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Overcoming isolation: Artist with Motor Neurone Disease who paints with her eyes voices support for Lifelites

Sarah Ezekiel

Sarah Ezekiel was diagnosed with Motor Neurone Disease in 2000, when she was 34 years old. At that point, she had a little girl and was pregnant with her second child. Her symptoms included slowed speech and weakness in her limbs. Today she can no longer speak nor move her body.

But now, with the help of Eyegaze, an adaptive technology that enables her to use a computer communicate and paint, she says her situation has remarkably improved. She has been able to access the Internet, write emails, read, and ‘speak’ just by moving her eyes across the screen.

Sarah’s dream has always been to become an artist. She says, “My diagnosis was like a thunderbolt and changed my life forever. I was absolutely terrified and in total shock. Then I discovered that Eyegaze technology can be used to draw and paint. Having studied art and art history, I had always wanted to be a fine artist. My surroundings suddenly became more colourful and I felt a new lease of life.

“Communication is a human right and is imperative. I felt frustrated when I lost my speech and it’s even more difficult for children to be unable to express themselves.”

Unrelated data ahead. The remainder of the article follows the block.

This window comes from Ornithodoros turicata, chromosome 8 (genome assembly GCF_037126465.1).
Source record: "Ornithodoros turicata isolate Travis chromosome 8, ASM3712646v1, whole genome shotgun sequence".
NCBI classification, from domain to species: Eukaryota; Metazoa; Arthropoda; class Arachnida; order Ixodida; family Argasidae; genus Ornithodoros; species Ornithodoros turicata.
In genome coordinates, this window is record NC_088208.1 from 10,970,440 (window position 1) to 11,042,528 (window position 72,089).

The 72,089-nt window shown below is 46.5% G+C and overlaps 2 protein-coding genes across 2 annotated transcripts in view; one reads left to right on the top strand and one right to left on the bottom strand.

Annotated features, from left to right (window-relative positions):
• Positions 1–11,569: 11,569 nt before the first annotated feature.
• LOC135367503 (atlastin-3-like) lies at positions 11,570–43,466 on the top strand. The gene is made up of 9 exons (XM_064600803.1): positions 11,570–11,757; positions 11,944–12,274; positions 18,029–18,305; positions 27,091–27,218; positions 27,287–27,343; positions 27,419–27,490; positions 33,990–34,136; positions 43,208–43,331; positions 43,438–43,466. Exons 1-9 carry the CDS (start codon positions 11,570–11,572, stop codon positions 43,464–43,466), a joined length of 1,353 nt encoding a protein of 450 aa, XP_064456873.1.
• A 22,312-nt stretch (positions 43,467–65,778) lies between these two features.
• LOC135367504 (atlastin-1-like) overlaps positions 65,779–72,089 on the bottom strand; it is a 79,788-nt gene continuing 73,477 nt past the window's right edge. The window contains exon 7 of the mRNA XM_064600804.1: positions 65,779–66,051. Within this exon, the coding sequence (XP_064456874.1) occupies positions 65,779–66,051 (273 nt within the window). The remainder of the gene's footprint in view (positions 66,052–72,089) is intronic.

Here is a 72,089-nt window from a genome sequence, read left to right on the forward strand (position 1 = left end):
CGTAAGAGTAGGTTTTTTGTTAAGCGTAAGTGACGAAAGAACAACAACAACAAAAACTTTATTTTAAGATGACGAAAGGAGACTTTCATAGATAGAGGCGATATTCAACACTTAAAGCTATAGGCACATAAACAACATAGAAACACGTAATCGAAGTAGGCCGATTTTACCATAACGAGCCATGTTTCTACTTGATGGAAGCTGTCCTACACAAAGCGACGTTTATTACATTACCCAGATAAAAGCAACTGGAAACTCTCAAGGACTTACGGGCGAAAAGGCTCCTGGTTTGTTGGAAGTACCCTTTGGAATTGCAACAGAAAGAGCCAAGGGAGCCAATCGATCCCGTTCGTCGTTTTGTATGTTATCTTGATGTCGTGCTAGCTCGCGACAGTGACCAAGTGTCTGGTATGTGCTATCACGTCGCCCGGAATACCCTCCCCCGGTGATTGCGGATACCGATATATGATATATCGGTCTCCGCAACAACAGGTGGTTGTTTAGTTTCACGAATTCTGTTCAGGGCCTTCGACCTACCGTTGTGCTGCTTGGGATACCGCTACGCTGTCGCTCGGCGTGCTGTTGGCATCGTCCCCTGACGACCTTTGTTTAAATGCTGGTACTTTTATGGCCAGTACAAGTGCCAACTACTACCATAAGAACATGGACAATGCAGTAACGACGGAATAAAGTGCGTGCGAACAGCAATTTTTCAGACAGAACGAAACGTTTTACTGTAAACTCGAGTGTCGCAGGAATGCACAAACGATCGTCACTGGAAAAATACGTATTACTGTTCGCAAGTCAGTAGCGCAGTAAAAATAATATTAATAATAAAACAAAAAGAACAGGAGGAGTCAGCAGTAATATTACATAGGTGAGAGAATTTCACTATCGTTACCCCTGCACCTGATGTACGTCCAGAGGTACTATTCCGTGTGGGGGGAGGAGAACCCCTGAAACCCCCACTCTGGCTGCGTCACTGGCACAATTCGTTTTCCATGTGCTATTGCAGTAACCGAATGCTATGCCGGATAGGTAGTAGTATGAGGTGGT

Sarah Ezekiel is a Lifelites patron advocating the importance of technology to communicate, paint and play. The small charity Lifelites is donating Eyegaze as part of their packages of special technology to give life-limited children using hospice services the chance to play, be creative, and communicate, even if the only part of their body they can move is their eyes. Eyegaze makes it possible for these life-limited and disabled children to paint pictures, play games, write and communicate by tracking the child’s eye movements enabling them to move the cursor around a computer screen. With the help of this amazing technology, children who struggle to communicate with their family and their carers are able to do so – often for the first time.

With Eyegaze, children who have limited movement in their hands or are unable to speak are given the unique opportunity to express their needs, thoughts and emotions. They can tell their carers what they would like to eat or drink and can even tell their families that they love them – often for the first time. Through Eyegaze, children can enter and stay involved in the world around them for as long as it is possible.

Lifelites has been donating life-changing packages of technology for children using hospice services for over 20 years, and they support every children’s hospice service across the British Isles. Their aim is to continue to provide accessible technology and ongoing support to ensure that disabled and life-limited children have a chance to escape the confines of their conditions and join in with the world around them for as long as it is possible.

 

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